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Thanks everyone for the advice. I had forgotten that this one appears on the topo map. I had actually adjusted the coordinates I used, which probably put me in the right area. After not finding it on the first time out, I went back home and re-read the data sheet, figuring on the next round, I'd do some more accurate measuring, and then found the data sheet conundrum.


This will be a good one for spring when there are no leaves and little underbrush. If I can track it down, I'll try to find this thread and give an update. I'm also going to try a spring search (for the same reasons for the one just south of this one, RL0012. These are two of the holdouts in my run on 1985 NGS "not founds" in this area. The second one may have been destroyed by a widening of the road or logging activity, or it may be just off the road in the underbrush. With the roads being gravel, measuring from the where the center of the road was 50 years ago is a bit of a trick. So was running a tape 99 feet through a forest with dense undergrowth.

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Ah, but how do you get the coordinates off the topo map?


The popular Acme Mapper, with its Google Maps-like interface, allowed me to zoom in on the X that marks the location of RL0161 and gave me coordinates of 46.57189 , -88.35073 (46° 34' 18.804", -88° 21' 2.6274").


Acme says it's a "general purpose high-precision map application," but how accurate, exactly, is it? They don't tell us.


Another source for georeferenced topo maps is the USGS itself. First, install the free GeoPDF Toolbar, then download the map(s) you need.*


In this case, the location was slightly different: 46.57195 , -88.35068 (46° 34' 19.02", -88° 21' 2.4474").


The distance between the two sets of coordinates is about 25 feet (7.689 meters), probably about the width of this road.


I'm inclined to trust the USGS product, but I'm not really qualified to judge.





*Click on "Map Locator," but don't be misled by the "BARAGA" quadrangle listed on the datasheet; this location is actually on the Nestoria map.

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Hi, ArtMan,


Thanks for sharing your results. I got my coordinates by using a program developed by one of our GEOCAC members. It will overlay a topo map on GoogleEarth, and adds "balloons" for the NGS benchmarks.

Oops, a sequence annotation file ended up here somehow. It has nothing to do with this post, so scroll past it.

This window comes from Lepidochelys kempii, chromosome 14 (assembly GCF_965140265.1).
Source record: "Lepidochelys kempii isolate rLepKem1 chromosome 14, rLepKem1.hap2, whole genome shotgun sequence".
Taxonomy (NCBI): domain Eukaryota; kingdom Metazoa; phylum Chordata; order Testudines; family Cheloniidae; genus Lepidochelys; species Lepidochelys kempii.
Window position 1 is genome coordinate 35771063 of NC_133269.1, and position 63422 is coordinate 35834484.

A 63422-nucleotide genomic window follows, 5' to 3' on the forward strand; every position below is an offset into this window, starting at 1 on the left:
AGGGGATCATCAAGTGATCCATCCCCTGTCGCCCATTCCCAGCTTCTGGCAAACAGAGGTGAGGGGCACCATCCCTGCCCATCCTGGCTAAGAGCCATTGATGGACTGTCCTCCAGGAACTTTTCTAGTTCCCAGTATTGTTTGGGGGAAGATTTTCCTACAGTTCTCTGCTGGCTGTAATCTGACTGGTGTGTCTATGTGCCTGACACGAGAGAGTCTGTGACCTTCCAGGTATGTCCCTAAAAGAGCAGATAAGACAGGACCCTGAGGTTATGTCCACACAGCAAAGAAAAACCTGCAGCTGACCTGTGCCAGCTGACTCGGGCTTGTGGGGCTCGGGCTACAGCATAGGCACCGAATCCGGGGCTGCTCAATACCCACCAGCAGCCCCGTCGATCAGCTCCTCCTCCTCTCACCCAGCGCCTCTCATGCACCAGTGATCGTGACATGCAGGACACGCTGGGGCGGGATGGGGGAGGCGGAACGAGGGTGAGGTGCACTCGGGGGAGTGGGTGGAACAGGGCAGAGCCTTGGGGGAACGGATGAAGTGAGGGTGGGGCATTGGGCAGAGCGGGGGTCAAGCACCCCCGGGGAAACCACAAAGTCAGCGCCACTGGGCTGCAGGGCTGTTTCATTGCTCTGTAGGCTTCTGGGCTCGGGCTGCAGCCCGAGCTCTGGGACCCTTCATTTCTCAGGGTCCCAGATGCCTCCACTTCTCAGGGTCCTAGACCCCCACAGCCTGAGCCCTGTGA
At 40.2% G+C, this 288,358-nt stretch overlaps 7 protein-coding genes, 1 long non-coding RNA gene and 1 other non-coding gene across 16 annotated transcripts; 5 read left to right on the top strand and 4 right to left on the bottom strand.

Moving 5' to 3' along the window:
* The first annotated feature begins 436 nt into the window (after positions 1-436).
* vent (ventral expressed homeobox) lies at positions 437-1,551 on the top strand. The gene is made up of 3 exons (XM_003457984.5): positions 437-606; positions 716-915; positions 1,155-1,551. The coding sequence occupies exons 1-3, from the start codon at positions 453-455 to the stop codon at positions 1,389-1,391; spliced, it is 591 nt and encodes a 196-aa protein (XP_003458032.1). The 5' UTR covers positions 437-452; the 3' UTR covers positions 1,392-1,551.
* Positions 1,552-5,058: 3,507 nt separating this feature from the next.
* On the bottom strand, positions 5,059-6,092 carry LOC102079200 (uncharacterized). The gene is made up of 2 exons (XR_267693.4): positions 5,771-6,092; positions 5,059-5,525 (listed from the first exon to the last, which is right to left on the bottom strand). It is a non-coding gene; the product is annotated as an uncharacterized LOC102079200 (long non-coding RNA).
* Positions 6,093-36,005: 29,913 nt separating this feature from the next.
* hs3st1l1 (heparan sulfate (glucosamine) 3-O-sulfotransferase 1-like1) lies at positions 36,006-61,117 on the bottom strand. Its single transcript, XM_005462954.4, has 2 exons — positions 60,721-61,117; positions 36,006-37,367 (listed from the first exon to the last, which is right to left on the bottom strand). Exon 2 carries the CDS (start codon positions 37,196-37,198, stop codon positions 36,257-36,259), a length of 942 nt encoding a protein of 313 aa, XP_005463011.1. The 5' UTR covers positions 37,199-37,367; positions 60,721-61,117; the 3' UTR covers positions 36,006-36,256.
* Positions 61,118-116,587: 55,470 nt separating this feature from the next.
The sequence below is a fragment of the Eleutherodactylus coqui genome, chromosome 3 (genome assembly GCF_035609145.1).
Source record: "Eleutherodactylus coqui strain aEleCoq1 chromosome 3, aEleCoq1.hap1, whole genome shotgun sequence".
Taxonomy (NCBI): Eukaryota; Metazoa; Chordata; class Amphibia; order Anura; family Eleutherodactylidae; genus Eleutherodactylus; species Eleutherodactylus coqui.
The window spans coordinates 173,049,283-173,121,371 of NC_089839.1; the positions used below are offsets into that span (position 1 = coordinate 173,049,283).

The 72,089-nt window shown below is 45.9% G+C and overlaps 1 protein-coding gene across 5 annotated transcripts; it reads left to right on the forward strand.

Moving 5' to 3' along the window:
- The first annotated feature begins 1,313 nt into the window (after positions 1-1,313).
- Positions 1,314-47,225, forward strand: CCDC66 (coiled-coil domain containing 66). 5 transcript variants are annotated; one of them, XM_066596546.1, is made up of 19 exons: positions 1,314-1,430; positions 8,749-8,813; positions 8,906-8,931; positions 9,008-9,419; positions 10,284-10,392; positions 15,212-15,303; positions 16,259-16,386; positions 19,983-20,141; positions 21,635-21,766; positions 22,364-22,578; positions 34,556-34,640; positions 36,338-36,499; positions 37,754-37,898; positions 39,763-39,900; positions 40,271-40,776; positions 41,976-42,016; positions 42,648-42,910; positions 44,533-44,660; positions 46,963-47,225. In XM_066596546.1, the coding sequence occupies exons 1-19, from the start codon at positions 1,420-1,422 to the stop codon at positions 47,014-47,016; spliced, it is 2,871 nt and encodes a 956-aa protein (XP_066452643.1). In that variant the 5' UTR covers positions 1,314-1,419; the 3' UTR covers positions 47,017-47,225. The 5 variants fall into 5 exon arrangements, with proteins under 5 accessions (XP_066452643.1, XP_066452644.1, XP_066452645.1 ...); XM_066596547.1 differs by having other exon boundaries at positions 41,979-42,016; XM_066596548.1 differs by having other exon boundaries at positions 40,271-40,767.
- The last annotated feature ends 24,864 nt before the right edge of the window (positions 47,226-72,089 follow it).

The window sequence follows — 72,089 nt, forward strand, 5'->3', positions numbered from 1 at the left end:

With this system, I can zoom in on the "X". I also pan to keep the "X" in the center of my screen. With the grossly oversized "X", there is no doubt about having the cursor in the exact center. I find that this technique puts me within sight distance of a mark--generally 25 to 40 feet. I have used this method dozens of times with conventional benchmarks, and I recently used it to locate a 100-year-old meridian at the request of N.C.G.S.


The station was in a cemetery and the original description gave a name on a headstone. Would you believe that there were TWO persons with the same, rather unusual, name? They are buried several hundred feet apart. I was following what I thought was the original road and came to the first headstone. "Easy find," I thought to myself, although I was disappointed that my projected coordinates seemed to have missed by 300 feet.


But when I did not find the station 50 feet northeast of the grave marker, I thought I'd give the projected coordinates a try. Bingo! I won't say I tripped over the stone marker, but I was very, very, very close! [Grin.]


I liked the results from the Acme Mapper, Art. I'll have to give that a try. Here's how your numbers compared with mine:


46.57195, -88.35068 USGS Toolbar


46.57189, -88.35073 Acme Mapper


46.571892, -88.350747 GoogleEarth Topo Overlay



That's close enough for government work. [Chuckle.]


The image on the GE Overlay is very clean, as you can see below. (I zoomed in several stages closer than this to read the coordinates.) For comparision, the published (SCALED) coordinates for RL0161 are indicated by a cross-hair inside a grey box.






Edited by PFF
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I use MacGPS Pro, and have USGS topos that I can access within the program. I've had very good accuracy with coordinates I've "adjusted" from the USGS maps in the past. In fact, I've been quite amazed at the accuracy the USGS incorporated into these maps, many quads still dating from the 50s, and how their placement of these benchmarks is so spot on.